Biden here is his reliably muddle-headed self. Congress can declare war (or, in this case, resolve to authorize the use of force) but not reverse itself later? Congress cannot redline certain defense expenditures?

Giving Biden the benefit of the doubt, what I think he is trying to say is that it would be utterly unproductive for Democrats in Congress to get bogged down in the tactical minutia of our Iraq policy. I completely agree. To surge or not to surge is really not the issue. But it would be nice to see a Democratic presidential contender better able to articulate that notion.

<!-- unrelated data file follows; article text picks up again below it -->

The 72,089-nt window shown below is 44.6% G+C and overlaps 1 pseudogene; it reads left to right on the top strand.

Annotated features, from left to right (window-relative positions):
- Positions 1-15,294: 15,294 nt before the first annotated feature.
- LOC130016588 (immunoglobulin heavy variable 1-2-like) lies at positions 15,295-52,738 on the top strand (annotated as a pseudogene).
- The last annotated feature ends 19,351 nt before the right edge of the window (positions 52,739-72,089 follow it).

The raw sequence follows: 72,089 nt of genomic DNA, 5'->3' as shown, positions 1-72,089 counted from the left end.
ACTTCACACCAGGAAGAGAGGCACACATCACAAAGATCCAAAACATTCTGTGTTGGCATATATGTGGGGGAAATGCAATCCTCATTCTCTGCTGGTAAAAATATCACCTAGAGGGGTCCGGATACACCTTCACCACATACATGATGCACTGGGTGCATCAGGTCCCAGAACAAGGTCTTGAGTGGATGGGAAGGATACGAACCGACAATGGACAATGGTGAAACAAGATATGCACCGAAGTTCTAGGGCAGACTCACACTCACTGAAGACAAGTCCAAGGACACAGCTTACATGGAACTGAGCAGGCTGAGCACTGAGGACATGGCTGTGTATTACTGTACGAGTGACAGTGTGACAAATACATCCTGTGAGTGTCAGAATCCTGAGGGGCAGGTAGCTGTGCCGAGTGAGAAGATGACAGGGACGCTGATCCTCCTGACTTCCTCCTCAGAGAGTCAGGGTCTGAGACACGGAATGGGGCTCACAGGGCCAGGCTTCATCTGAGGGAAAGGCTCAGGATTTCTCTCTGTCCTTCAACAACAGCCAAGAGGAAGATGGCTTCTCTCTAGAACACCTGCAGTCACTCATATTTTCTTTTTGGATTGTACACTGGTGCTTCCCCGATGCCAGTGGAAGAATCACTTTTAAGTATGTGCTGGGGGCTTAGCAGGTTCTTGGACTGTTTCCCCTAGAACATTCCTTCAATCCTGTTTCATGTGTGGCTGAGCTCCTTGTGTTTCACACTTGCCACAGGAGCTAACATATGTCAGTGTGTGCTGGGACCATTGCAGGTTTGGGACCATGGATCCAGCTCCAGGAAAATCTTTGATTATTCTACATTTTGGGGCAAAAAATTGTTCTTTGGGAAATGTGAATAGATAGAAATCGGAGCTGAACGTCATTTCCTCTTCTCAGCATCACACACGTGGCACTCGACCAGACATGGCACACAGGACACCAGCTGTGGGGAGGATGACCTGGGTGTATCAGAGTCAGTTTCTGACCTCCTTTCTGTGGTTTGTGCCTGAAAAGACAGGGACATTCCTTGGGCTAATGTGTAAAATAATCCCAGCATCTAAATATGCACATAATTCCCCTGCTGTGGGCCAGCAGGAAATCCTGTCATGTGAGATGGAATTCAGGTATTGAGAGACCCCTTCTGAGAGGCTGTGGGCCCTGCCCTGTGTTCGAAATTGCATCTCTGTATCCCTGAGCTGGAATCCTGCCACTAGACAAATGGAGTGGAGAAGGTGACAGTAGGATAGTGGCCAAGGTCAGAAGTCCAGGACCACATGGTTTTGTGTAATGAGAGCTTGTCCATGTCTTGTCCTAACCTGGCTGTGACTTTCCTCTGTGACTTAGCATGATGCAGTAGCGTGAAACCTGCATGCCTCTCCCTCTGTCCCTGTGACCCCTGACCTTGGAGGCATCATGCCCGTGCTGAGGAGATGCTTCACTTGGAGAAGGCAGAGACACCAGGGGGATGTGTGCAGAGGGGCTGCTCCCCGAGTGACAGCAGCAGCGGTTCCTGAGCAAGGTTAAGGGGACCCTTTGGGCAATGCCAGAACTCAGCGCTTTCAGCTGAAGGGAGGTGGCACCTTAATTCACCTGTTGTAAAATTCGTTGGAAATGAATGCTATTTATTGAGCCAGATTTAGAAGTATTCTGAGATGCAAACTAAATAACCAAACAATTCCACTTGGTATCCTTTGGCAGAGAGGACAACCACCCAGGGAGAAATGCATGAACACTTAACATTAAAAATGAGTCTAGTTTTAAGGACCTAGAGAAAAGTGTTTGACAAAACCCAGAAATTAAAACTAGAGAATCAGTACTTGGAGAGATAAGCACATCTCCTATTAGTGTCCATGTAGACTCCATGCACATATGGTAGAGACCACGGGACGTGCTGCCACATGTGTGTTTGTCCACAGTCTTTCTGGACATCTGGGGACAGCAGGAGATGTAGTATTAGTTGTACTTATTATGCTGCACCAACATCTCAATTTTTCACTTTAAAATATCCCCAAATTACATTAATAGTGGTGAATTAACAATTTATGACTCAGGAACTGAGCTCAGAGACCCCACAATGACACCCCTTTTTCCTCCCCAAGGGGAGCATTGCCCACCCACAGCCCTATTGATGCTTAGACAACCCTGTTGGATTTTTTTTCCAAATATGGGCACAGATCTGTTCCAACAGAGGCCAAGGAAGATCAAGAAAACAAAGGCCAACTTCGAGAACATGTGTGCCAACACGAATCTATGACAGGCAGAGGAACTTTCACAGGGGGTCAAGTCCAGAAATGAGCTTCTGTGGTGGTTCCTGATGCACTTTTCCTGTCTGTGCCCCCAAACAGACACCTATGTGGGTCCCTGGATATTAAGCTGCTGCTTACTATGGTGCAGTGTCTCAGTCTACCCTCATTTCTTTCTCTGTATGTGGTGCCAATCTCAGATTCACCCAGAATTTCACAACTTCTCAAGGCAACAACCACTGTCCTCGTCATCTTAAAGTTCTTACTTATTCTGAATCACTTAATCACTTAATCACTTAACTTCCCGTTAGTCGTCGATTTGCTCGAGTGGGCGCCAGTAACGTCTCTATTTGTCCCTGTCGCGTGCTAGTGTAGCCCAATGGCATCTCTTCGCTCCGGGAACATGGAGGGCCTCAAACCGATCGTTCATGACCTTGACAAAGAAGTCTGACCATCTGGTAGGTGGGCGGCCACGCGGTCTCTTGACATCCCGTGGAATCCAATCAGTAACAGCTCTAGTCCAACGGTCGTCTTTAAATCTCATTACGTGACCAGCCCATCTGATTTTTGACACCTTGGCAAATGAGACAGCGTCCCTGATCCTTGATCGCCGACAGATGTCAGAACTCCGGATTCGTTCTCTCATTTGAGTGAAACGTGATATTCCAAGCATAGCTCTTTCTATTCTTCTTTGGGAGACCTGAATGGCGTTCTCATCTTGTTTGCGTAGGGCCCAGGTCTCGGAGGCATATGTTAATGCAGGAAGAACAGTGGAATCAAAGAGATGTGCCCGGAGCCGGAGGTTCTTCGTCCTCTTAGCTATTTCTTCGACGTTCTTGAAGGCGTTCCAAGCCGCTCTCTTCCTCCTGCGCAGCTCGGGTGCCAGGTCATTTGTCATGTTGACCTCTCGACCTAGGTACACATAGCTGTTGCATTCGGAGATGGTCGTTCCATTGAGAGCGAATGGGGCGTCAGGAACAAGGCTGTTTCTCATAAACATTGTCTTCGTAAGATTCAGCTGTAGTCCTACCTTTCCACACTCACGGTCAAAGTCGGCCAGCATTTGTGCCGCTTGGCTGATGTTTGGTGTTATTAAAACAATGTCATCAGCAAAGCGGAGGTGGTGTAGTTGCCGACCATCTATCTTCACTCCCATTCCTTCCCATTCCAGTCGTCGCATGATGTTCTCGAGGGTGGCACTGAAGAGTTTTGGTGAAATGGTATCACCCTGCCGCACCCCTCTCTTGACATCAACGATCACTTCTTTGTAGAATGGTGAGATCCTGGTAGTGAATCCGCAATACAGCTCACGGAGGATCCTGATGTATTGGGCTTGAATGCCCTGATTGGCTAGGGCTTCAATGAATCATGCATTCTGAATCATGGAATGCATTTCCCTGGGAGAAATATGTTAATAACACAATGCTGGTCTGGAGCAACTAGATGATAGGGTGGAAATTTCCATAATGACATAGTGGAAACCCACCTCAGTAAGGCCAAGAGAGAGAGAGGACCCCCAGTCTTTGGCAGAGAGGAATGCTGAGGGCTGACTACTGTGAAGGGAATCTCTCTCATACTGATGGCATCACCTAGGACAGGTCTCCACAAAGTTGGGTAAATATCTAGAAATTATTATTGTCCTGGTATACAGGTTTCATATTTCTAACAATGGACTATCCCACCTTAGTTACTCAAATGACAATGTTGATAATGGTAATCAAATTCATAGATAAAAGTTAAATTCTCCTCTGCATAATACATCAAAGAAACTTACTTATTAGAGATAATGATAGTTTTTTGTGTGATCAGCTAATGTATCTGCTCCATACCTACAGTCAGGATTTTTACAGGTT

Biden told Russert:

I am running for president. I’m going to be Joe Biden, and I’m going to try to be the best Biden I can be. If I can, I got a shot. If I can’t, I lose.

Is this the best Biden he can be?

The Chicago Tribune has obtained a copy of a 6,300-word, handwritten letter by radical Muslim cleric Osama Moustafa Hassan Nasr describing his abduction in Italy and alleged rendition to Egypt, which has resulted in charges against more than two dozen American CIA operatives and the former chief of Italian intelligence.